Under special atmospheric conditions, we can sometimes see much farther than the curvature of the earth would normally allow us. Atmospheric refraction usually makes distant objects appear elevated. This is why we can sometimes see, for instance, a boat that would otherwise be hidden by the curving bulge of water between it and the observer. My question is: Why does atmospheric refraction only affect the boat in this case? Why does the boat appear to be elevated but not the bulge of water behind which it is located?

  • $\begingroup$ "Why does atmospheric refraction only affect the boat in this case?" Does it only affect the boat? $\endgroup$ – probably_someone Nov 15 '19 at 15:11
  • $\begingroup$ No. If refraction is strong, it may also affect the water (extending the apparent horizon line) or other objects that are even further away. But if the boat is elevated, why isn't the bulge of water in front of it elevated as well (hiding the boat despite refraction)? I guess that this is just a misunderstanding. $\endgroup$ – Hepper Nov 15 '19 at 16:13
  • $\begingroup$ Refraction is a change in the angle of incoming light, not just the height at which it's coming from. Just as if you're looking at a hill (i.e. a piece of ground at an angle) sloping up away from you, this means that objects further away have more apparent change in their elevation. $\endgroup$ – probably_someone Nov 15 '19 at 17:34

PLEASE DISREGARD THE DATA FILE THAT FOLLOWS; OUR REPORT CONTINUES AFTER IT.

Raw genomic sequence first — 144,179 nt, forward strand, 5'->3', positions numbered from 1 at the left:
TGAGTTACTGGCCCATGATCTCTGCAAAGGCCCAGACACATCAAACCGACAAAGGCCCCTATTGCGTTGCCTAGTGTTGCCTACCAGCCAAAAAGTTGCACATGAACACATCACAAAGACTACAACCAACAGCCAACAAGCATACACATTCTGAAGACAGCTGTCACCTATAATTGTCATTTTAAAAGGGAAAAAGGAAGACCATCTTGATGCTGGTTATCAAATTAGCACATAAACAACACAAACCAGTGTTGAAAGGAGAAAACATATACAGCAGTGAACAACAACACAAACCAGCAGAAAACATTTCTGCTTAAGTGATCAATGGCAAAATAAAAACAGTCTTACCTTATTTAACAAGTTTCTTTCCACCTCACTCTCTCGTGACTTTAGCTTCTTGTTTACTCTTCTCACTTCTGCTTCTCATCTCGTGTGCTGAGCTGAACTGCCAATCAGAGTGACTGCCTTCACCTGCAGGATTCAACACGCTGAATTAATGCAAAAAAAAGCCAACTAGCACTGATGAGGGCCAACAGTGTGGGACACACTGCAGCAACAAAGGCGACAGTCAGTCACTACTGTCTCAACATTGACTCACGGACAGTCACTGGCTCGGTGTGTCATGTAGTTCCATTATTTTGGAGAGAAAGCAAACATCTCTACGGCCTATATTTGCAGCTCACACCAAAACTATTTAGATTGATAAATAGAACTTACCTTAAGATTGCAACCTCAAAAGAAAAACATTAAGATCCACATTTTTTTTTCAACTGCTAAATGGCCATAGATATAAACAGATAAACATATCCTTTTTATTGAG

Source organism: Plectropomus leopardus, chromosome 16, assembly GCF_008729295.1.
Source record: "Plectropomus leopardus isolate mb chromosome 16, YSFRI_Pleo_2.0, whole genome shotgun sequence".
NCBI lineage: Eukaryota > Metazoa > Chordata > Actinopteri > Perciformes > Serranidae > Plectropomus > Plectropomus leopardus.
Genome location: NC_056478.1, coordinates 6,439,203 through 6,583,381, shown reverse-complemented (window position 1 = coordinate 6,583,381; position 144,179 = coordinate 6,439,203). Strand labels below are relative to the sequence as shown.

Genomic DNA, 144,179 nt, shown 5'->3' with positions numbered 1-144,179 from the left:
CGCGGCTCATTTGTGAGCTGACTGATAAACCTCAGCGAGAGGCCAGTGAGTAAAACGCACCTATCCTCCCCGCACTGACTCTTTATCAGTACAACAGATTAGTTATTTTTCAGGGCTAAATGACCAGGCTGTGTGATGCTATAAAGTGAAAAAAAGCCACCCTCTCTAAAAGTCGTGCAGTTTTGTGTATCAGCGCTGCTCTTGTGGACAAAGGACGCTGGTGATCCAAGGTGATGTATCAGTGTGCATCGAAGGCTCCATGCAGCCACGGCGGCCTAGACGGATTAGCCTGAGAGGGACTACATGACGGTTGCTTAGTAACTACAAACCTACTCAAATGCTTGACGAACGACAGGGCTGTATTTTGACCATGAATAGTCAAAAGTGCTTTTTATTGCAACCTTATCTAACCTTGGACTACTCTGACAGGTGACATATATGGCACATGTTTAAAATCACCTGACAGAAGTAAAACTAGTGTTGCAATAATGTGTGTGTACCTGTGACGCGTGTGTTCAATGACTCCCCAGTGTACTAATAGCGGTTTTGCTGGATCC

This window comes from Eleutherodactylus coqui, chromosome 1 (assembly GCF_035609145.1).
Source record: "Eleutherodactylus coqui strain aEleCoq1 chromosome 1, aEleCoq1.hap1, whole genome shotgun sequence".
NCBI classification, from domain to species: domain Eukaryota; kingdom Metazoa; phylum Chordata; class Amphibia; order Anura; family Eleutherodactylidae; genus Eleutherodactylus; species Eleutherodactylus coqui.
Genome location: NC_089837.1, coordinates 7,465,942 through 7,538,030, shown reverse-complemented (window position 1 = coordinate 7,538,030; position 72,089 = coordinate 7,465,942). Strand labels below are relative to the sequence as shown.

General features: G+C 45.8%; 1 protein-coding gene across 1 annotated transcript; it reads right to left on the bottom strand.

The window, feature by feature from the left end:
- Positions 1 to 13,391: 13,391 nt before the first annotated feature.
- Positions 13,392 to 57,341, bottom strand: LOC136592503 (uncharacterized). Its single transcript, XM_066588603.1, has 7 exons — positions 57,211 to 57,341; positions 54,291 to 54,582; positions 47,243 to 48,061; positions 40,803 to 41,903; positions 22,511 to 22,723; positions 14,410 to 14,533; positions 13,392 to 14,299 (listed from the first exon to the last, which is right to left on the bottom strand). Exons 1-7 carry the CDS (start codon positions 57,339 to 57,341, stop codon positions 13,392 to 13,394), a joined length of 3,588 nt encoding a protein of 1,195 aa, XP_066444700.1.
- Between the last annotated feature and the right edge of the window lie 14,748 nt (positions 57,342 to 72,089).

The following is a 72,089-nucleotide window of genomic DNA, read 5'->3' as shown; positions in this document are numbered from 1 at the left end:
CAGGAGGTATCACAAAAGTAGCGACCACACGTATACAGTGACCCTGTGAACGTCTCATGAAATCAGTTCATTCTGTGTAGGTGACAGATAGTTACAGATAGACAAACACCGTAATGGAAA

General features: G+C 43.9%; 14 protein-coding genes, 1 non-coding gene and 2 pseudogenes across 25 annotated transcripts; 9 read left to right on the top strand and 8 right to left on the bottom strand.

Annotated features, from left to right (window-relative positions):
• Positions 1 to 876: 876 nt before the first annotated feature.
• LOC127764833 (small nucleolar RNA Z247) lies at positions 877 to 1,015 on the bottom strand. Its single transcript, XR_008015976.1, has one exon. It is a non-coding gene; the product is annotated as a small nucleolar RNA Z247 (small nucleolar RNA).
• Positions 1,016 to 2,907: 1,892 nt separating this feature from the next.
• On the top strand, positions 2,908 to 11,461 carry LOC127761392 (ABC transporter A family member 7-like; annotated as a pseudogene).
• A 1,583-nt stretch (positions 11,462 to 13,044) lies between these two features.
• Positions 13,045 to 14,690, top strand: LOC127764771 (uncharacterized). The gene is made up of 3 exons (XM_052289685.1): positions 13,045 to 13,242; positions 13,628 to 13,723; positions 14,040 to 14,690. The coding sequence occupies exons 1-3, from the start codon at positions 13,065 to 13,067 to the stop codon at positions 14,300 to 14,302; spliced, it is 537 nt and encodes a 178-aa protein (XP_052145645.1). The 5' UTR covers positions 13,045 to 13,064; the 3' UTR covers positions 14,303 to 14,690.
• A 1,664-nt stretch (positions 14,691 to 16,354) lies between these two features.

• $\begingroup$ Let's say we have two boats. We have a direct line of sight to one of them, but the other one is hidden below the horizon. Refraction makes the latter visible. But it doesn't noticeably affect the apparent elevation of the first boat (to which we have a direct LOS), even though we'd expect the temperature gradient and thus the refractive index to be relatively uniform over such a body of water. Why is that? $\endgroup$ – Hepper Nov 15 '19 at 17:48

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